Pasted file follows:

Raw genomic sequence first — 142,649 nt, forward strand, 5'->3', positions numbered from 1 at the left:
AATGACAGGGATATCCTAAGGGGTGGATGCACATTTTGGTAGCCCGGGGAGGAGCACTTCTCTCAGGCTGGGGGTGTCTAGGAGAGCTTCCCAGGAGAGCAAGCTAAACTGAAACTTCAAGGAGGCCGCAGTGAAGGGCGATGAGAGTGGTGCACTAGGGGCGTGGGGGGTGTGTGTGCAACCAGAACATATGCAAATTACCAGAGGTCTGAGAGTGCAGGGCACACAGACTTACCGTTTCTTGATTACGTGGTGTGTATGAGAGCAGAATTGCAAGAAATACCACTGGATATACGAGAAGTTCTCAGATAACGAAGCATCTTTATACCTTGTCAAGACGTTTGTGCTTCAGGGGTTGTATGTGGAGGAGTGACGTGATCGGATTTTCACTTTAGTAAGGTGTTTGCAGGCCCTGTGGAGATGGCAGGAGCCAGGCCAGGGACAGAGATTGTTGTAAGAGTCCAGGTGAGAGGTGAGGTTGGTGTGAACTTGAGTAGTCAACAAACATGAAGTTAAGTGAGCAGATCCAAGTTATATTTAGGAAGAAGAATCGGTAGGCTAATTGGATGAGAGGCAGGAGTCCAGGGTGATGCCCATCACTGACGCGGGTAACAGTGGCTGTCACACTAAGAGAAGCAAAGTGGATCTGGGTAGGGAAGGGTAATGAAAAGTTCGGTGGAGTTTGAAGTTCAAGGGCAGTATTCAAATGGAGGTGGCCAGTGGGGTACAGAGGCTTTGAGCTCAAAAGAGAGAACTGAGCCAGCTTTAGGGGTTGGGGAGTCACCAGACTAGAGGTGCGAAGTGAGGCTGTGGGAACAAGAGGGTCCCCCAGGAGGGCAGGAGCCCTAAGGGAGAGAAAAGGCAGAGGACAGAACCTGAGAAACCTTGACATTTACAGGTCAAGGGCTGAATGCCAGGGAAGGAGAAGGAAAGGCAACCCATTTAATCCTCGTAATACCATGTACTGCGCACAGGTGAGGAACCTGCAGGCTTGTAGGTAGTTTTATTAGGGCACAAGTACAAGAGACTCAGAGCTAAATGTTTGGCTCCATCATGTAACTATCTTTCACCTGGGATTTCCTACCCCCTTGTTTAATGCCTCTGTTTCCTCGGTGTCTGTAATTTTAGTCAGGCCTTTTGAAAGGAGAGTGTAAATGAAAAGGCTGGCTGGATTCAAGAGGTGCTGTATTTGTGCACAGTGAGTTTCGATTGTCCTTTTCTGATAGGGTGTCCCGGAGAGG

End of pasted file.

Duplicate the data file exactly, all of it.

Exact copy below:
Raw genomic sequence first — 142,649 nt, forward strand, 5'->3', positions numbered from 1 at the left:
AATGACAGGGATATCCTAAGGGGTGGATGCACATTTTGGTAGCCCGGGGAGGAGCACTTCTCTCAGGCTGGGGGTGTCTAGGAGAGCTTCCCAGGAGAGCAAGCTAAACTGAAACTTCAAGGAGGCCGCAGTGAAGGGCGATGAGAGTGGTGCACTAGGGGCGTGGGGGGTGTGTGTGCAACCAGAACATATGCAAATTACCAGAGGTCTGAGAGTGCAGGGCACACAGACTTACCGTTTCTTGATTACGTGGTGTGTATGAGAGCAGAATTGCAAGAAATACCACTGGATATACGAGAAGTTCTCAGATAACGAAGCATCTTTATACCTTGTCAAGACGTTTGTGCTTCAGGGGTTGTATGTGGAGGAGTGACGTGATCGGATTTTCACTTTAGTAAGGTGTTTGCAGGCCCTGTGGAGATGGCAGGAGCCAGGCCAGGGACAGAGATTGTTGTAAGAGTCCAGGTGAGAGGTGAGGTTGGTGTGAACTTGAGTAGTCAACAAACATGAAGTTAAGTGAGCAGATCCAAGTTATATTTAGGAAGAAGAATCGGTAGGCTAATTGGATGAGAGGCAGGAGTCCAGGGTGATGCCCATCACTGACGCGGGTAACAGTGGCTGTCACACTAAGAGAAGCAAAGTGGATCTGGGTAGGGAAGGGTAATGAAAAGTTCGGTGGAGTTTGAAGTTCAAGGGCAGTATTCAAATGGAGGTGGCCAGTGGGGTACAGAGGCTTTGAGCTCAAAAGAGAGAACTGAGCCAGCTTTAGGGGTTGGGGAGTCACCAGACTAGAGGTGCGAAGTGAGGCTGTGGGAACAAGAGGGTCCCCCAGGAGGGCAGGAGCCCTAAGGGAGAGAAAAGGCAGAGGACAGAACCTGAGAAACCTTGACATTTACAGGTCAAGGGCTGAATGCCAGGGAAGGAGAAGGAAAGGCAACCCATTTAATCCTCGTAATACCATGTACTGCGCACAGGTGAGGAACCTGCAGGCTTGTAGGTAGTTTTATTAGGGCACAAGTACAAGAGACTCAGAGCTAAATGTTTGGCTCCATCATGTAACTATCTTTCACCTGGGATTTCCTACCCCCTTGTTTAATGCCTCTGTTTCCTCGGTGTCTGTAATTTTAGTCAGGCCTTTTGAAAGGAGAGTGTAAATGAAAAGGCTGGCTGGATTCAAGAGGTGCTGTATTTGTGCACAGTGAGTTTCGATTGTCCTTTTCTGATAGGGTGTCCCGGAGAGG